Chlamydia: An infection caused by specific bacteria called chlamydia, which is usually sexually transmitted. The symptoms are similar to genital tract infections. If chlamydia is left untreated, the infection can spread to the bladder and kidneys.

Microbiome imbalance: When the beneficial bacteria living in your gut become diminished, harmful bacteria can take over. This imbalance allows for harmful bacteria to enter and spread throughout the body easily, causing more frequent infections.

Incontinence: A common sign of a genital tract infection incontinence, so it should not be ignored. Feeling an urgent need to urinate and a burning sensation are associated with incontinence. Once the infection is cleared, the incontinence will go away. 

Kidney stones: People with kidney stones or blockages are more likely to develop genital tract infections. When urine and waste are not able to flow freely through the filtration system in your kidneys, bacteria can get easily trapped and cause infection.

Suppressed immune system: Certain diseases like HIV and cancer can cause your immune system to weaken. As a result, your body can not fight off infections as effectively. Some individuals with autoimmune conditions take immunosuppressant medications, which also interfere with immunity. A weakened or suppressed immune system can, therefore, allow for more frequent genital tract infections. 

Mycoplasma bacteria: These live within your genital tract, but small amounts are relatively harmless. If allowed to grow and accumulate as a result of illness, diet, or microbiome imbalance, the infection can develop in any part of the genital tract.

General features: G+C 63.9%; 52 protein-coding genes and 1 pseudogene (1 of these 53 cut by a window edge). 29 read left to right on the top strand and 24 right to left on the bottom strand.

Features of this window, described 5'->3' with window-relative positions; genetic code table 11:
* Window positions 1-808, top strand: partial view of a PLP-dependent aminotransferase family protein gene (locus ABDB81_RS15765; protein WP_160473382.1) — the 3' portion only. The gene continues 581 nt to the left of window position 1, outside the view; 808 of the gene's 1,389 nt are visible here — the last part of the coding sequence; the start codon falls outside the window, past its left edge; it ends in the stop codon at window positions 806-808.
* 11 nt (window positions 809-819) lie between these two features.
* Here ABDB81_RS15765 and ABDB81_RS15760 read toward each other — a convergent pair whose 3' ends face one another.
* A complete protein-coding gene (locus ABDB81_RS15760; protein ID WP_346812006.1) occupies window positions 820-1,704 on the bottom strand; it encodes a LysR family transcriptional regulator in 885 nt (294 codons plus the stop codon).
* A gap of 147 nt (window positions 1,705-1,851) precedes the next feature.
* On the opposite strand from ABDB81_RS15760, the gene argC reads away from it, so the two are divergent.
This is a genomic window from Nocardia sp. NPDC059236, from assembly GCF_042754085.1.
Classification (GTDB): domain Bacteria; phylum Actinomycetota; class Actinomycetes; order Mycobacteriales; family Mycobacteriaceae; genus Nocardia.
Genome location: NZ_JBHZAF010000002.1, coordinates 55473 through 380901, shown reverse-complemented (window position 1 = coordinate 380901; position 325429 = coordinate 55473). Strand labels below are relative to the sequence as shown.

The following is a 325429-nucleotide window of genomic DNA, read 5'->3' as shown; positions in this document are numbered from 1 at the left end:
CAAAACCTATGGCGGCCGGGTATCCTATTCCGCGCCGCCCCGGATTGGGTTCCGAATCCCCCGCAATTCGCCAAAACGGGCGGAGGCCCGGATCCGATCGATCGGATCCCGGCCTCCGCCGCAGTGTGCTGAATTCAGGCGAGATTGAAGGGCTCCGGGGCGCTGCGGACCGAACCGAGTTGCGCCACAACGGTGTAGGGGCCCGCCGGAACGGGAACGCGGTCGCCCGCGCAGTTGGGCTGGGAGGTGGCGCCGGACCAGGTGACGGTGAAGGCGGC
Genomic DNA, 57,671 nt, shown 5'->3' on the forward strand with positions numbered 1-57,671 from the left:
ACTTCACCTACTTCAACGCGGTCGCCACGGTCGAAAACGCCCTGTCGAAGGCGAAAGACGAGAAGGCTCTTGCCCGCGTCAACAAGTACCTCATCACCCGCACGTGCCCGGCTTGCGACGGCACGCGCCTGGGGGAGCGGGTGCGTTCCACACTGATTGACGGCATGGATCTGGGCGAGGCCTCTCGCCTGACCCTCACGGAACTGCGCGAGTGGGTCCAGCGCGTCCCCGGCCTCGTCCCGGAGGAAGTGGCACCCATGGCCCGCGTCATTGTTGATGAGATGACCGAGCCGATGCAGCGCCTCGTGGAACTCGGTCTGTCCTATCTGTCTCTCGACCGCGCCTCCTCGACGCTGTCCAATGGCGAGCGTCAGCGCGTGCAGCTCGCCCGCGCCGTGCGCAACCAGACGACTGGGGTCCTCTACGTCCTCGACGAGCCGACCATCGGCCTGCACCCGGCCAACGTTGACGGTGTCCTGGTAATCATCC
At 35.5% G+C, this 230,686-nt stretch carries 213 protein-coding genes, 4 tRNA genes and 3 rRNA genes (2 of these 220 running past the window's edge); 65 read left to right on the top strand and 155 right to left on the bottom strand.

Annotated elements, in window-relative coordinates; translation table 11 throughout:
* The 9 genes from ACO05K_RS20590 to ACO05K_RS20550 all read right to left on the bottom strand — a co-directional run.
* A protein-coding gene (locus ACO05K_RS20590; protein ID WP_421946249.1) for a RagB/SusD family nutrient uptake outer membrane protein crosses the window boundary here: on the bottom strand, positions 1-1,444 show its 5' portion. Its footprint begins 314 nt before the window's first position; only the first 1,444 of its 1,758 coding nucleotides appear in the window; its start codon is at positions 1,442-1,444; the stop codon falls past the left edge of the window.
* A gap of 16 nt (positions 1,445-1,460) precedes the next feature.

Diagnosis of Genital Tract Infections

The diagnosis starts with a discussion of your symptoms. A urine test will be done to confirm if bacteria, white blood cells, or red blood cells are present. 

When collecting urine, the person needs to wash their genital area before urinating. This “clean-catch” method prevents any bacteria around the outside genitalia from getting caught in the sample. 

If an infection is noted, further diagnostic testing will be done to evaluate the location and severity of the infection.

♦ Urodynamics determine how well the urinary tract is storing and releasing urine.
Imaging, such as an ultrasound, MRI, or CT scan, will evaluate each section of the genital tract in more detail.

♦ Cystoscopy allows doctors to see inside the bladder with a camera lens.

Genital Tract Infection Treatment

Antibiotics and antimicrobials are the most common treatment since the culprit is usually bacteria. The specific type of medication you are given will depend on the severity of your symptoms and your medical history.